Mary Medlicott, Storyteller and Author - Storyworks

Storytelling Starters ~ Questions

Here’s a question. What would you do if someone you thought of as a very good friend brought you a present of two identical apples and when you gavMany apples compresse one of these apples to your dog (who loved apples), your dog instantly fell down dead? What would you do with the other apple?

That is the question which the prince in The Parrot and the Tree of Life is obliged to answer.

The Parrot and the Tree of Life:

The prince in the story did not hesitate for a moment. He answered the question without hesitation by taking  hold of the friend and wringing her neck. Then he took hold of the second apple and threw it out onto the grass outside his throne room, banning anyone from going near it.

Over the succeeding years, an apple tree grew where the second apple had fallen and this tree bore the most delicious-looking fruits. Of course none of the prince’s courtiers would eat them because they were banned from doing so. The  tree became known as The Tree of Death. However, when an aged couple who were the prince’s gardeners felt they wanted to die together, they decided to go the tree. There, they took an apple each and ate it.

But the elderly couple didn’t die. Instead, amazingly, they changed into the lovely young people they once had been. And as to what happened after that, I suppose the answer is as obvious as the question. Desiring to become young again too, the courtiers and the prince went to the apple tree and ate its apples. The same thing happened to them as to the aged couple and the tree then became known as The Tree of Life.

And that, in essence, is the story of The Parrot and the Tree of Life except for letting you know what you may already have guessed – that the friend who brought the apples to the prince was not a person but a parrot. Yet does it really make any difference that the friend was a parrot? After all, this parrot had been devoted to the prince for years and he loved her so much that when she’d asked him if he would allow her to go away for six months so she could visit her native land, he had assented even if with some reluctance. And after she’d spent those months rearing a family with a mate that she found, he was very pleased to see her back.

So the questions continue. Why was the prince so suspicious when he took the gift his parrot had brought him that he threw that first apple to his dog? Granted, this particular prince never ate any food at all until he’d first tested it out by giving a portion to some other living being just in case it was poisoned. So you could say he was acting as normal. Yet hadn’t the parrot proved herself a very dear and wise friend over the course of many years? Why didn’t he trust her?

Now the questions proliferate. Wasn’t the prince proved right in not trusting even a very dear friend? Wouldn’t he have died if he’d eaten the first apple? Or was it perhaps his lack of trust that somehow turned the apple poisonous?

Or is there something even more strange going on in this story? Is the moral contained in the story the idea that death ceases to be an issue when you accept it – that, in a sense, acceptance of death brings you a renewal of life? And would anyone at all really wish to go back to youth again when they were reaching the end of their life?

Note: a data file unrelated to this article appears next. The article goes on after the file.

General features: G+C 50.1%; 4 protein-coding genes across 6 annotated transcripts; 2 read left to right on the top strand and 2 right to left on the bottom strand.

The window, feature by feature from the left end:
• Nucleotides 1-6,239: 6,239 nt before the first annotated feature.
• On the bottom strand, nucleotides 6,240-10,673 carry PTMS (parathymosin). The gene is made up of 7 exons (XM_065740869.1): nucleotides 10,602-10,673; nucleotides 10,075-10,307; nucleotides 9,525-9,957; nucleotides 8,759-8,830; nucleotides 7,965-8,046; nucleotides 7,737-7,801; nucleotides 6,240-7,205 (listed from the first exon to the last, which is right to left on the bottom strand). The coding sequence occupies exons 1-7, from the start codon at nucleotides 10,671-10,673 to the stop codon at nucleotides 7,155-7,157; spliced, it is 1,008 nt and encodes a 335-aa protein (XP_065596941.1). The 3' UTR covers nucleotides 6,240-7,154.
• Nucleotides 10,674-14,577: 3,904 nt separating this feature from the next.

ParrotSo, yes, it’s a very strange story and, yes, it raises many questions. One that is asked by the prince’s courtiers within the story concerns the difference between the two apples. How did one prove poisonous and the other life-giving? Well, the prince’s soothsayers resolve this by deciding that the answer must have had something to do with where the parrot had obtained the apples. Evidently, she’d obtained them from an enchanted tree when, on her way back from her sojourn in her native land, she visited the Garden of the Fairies. So the soothsayers decided that it was in the Garden of the Fairies that the answer to the mystery of the apples must lie. They said that, obviously, in the Garden of the Fairies the first apple must have been licked by a venomous snake and it was the snake’s saliva that had poisoned the apple.

Soothsayers are useful beings. Once the prince was provided with this explanation of what had happened, he erected a magnificent shrine to his parrot and after that the parrot was adored there both by him and by all in the land.

The value of questions:

I can’t remember ever telling The Parrot and the Tree of Life to anyone at all. Yet the story does stay in my mind. Apart from anything else, it serves as a kind of reminder to me of why, especially when telling stories to children, it’s important to acknowledge that questions lie within so many stories. It has been my practice whenever possible to allow children the time after a story has ended to ask any questions they want to ask or simply to say anything they want to say about the story they’ve heard. It’s true, of course, that the storyteller may also have an opinion but then so can everyone else.


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2 Responses to “Storytelling Starters ~ Questions”

  1. Swati Kakodkar Says:

    Thought provoking blog and a wonderful story! Thank you so much for sharing!

  2. Mary Medlicott Says:

    Dear Swati, how very lovely to hear from you. I’m pleased and touched that you liked that story. As to your separate email, I’ve been wanting to reply. But for some reason, my email system broke down this week. I’m waiting to get it fixed. So I’ll hope to be writing soon. All the best, Mary

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